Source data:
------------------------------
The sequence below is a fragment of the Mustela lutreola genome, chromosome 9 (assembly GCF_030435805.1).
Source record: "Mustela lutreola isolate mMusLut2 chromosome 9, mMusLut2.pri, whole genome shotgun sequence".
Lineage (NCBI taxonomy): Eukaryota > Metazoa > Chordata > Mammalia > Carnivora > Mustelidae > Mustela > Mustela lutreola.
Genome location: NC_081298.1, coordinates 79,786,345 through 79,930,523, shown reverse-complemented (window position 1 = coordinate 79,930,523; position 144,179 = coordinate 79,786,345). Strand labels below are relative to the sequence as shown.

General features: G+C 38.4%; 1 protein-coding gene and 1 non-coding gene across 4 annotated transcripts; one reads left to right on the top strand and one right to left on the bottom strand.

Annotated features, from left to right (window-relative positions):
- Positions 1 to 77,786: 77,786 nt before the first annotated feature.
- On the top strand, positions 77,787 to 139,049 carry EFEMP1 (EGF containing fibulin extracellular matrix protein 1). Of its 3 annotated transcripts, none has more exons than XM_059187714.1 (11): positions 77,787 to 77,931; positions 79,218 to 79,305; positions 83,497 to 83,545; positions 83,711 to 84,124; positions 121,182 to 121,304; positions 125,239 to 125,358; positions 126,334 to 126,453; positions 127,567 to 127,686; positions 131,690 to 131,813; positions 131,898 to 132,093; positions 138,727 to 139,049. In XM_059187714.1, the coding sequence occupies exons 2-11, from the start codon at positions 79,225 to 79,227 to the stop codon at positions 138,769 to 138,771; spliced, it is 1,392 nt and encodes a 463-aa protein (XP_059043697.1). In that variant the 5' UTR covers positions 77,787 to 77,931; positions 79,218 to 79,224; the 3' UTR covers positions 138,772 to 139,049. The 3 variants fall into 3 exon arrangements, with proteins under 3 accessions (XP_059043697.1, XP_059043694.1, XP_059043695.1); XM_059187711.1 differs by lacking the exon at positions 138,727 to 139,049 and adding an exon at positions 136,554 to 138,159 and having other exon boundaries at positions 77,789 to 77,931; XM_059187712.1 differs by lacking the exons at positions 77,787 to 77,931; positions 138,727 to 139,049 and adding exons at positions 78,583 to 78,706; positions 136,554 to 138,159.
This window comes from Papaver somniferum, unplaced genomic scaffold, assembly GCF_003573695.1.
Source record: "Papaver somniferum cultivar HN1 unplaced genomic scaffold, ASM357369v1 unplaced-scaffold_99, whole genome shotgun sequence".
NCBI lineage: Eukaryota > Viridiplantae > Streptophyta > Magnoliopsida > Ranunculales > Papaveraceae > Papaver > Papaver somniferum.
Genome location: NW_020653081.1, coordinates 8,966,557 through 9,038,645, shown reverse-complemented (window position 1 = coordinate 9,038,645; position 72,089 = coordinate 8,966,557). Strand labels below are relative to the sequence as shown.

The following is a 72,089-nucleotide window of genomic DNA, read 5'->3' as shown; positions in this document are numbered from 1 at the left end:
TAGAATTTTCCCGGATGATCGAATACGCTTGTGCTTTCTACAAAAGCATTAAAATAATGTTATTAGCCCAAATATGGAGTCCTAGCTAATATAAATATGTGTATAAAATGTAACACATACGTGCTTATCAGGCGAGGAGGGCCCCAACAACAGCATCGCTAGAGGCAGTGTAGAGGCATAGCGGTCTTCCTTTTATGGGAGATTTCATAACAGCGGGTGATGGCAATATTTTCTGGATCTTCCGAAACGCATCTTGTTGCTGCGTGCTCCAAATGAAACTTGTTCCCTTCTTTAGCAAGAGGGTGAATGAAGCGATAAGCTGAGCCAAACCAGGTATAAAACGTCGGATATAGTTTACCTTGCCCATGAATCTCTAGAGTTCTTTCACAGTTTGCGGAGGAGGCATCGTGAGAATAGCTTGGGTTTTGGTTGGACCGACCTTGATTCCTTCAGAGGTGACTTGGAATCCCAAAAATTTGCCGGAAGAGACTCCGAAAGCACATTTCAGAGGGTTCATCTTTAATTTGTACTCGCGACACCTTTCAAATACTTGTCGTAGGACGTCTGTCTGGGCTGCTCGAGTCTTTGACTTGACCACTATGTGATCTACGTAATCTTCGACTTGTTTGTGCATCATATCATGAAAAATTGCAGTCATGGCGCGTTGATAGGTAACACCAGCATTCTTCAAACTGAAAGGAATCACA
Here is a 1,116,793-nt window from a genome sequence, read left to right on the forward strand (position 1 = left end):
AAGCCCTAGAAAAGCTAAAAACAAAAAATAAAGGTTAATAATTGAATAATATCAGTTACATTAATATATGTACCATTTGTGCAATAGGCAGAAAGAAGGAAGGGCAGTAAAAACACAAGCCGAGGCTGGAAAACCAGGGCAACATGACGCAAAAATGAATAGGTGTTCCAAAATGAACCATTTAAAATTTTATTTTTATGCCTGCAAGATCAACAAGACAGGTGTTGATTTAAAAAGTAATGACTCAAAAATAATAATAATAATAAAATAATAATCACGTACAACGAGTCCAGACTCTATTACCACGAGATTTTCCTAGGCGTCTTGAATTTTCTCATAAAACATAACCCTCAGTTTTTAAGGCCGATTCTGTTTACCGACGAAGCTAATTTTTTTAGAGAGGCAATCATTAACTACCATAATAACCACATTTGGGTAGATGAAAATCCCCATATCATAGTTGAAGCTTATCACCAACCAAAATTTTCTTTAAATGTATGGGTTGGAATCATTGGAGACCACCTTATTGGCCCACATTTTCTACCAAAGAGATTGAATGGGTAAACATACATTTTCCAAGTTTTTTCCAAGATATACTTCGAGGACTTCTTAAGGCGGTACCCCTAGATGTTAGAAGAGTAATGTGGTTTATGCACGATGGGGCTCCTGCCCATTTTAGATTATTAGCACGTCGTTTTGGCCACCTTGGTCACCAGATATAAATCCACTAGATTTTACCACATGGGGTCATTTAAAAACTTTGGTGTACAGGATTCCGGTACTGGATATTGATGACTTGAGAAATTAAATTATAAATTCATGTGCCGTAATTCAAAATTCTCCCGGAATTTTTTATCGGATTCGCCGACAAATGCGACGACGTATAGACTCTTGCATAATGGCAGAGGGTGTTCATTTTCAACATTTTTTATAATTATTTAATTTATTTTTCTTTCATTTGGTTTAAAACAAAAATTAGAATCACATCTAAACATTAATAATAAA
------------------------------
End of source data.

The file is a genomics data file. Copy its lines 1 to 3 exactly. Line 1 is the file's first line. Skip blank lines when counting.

The sequence below is a fragment of the Mustela lutreola genome, chromosome 9 (assembly GCF_030435805.1).
Source record: "Mustela lutreola isolate mMusLut2 chromosome 9, mMusLut2.pri, whole genome shotgun sequence".
Lineage (NCBI taxonomy): Eukaryota > Metazoa > Chordata > Mammalia > Carnivora > Mustelidae > Mustela > Mustela lutreola.